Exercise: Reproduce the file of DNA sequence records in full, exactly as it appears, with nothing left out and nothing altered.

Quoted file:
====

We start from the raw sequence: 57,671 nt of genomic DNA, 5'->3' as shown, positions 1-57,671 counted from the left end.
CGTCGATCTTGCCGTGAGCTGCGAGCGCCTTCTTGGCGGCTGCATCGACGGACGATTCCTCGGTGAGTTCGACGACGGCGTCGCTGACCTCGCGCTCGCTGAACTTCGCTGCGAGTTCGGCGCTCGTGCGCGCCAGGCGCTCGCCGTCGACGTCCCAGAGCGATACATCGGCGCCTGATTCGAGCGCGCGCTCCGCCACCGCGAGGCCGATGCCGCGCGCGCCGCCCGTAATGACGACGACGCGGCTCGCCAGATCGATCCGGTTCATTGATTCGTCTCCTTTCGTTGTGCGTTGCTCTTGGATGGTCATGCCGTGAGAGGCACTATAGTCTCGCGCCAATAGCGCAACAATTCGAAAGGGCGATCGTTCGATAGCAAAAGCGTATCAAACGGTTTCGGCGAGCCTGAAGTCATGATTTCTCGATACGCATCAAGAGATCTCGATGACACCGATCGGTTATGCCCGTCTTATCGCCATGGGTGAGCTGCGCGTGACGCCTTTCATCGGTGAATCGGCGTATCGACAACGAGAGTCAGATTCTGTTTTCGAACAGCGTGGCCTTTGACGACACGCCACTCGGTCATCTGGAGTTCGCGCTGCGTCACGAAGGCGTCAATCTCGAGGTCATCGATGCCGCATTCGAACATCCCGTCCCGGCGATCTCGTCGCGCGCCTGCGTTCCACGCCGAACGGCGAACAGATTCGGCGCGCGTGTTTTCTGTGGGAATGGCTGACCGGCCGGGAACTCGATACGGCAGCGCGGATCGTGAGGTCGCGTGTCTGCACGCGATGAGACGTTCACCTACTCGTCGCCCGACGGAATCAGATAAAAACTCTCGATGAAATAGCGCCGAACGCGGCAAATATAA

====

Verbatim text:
We start from the raw sequence: 57,671 nt of genomic DNA, 5'->3' as shown, positions 1-57,671 counted from the left end.
CGTCGATCTTGCCGTGAGCTGCGAGCGCCTTCTTGGCGGCTGCATCGACGGACGATTCCTCGGTGAGTTCGACGACGGCGTCGCTGACCTCGCGCTCGCTGAACTTCGCTGCGAGTTCGGCGCTCGTGCGCGCCAGGCGCTCGCCGTCGACGTCCCAGAGCGATACATCGGCGCCTGATTCGAGCGCGCGCTCCGCCACCGCGAGGCCGATGCCGCGCGCGCCGCCCGTAATGACGACGACGCGGCTCGCCAGATCGATCCGGTTCATTGATTCGTCTCCTTTCGTTGTGCGTTGCTCTTGGATGGTCATGCCGTGAGAGGCACTATAGTCTCGCGCCAATAGCGCAACAATTCGAAAGGGCGATCGTTCGATAGCAAAAGCGTATCAAACGGTTTCGGCGAGCCTGAAGTCATGATTTCTCGATACGCATCAAGAGATCTCGATGACACCGATCGGTTATGCCCGTCTTATCGCCATGGGTGAGCTGCGCGTGACGCCTTTCATCGGTGAATCGGCGTATCGACAACGAGAGTCAGATTCTGTTTTCGAACAGCGTGGCCTTTGACGACACGCCACTCGGTCATCTGGAGTTCGCGCTGCGTCACGAAGGCGTCAATCTCGAGGTCATCGATGCCGCATTCGAACATCCCGTCCCGGCGATCTCGTCGCGCGCCTGCGTTCCACGCCGAACGGCGAACAGATTCGGCGCGCGTGTTTTCTGTGGGAATGGCTGACCGGCCGGGAACTCGATACGGCAGCGCGGATCGTGAGGTCGCGTGTCTGCACGCGATGAGACGTTCACCTACTCGTCGCCCGACGGAATCAGATAAAAACTCTCGATGAAATAGCGCCGAACGCGGCAAATATAA